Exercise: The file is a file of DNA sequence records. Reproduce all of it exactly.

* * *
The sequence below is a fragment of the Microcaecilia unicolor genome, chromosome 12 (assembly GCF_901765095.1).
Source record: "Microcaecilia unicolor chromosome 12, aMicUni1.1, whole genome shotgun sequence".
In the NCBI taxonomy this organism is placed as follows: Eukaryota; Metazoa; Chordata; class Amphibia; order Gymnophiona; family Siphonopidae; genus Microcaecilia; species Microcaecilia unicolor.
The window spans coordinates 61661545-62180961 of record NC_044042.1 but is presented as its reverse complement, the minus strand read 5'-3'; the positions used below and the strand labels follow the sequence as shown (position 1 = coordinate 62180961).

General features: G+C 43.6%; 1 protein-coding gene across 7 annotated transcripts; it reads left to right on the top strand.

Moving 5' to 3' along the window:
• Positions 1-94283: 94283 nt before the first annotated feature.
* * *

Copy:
The sequence below is a fragment of the Microcaecilia unicolor genome, chromosome 12 (assembly GCF_901765095.1).
Source record: "Microcaecilia unicolor chromosome 12, aMicUni1.1, whole genome shotgun sequence".
In the NCBI taxonomy this organism is placed as follows: Eukaryota; Metazoa; Chordata; class Amphibia; order Gymnophiona; family Siphonopidae; genus Microcaecilia; species Microcaecilia unicolor.
The window spans coordinates 61661545-62180961 of record NC_044042.1 but is presented as its reverse complement, the minus strand read 5'-3'; the positions used below and the strand labels follow the sequence as shown (position 1 = coordinate 62180961).

General features: G+C 43.6%; 1 protein-coding gene across 7 annotated transcripts; it reads left to right on the top strand.

Moving 5' to 3' along the window:
• Positions 1-94283: 94283 nt before the first annotated feature.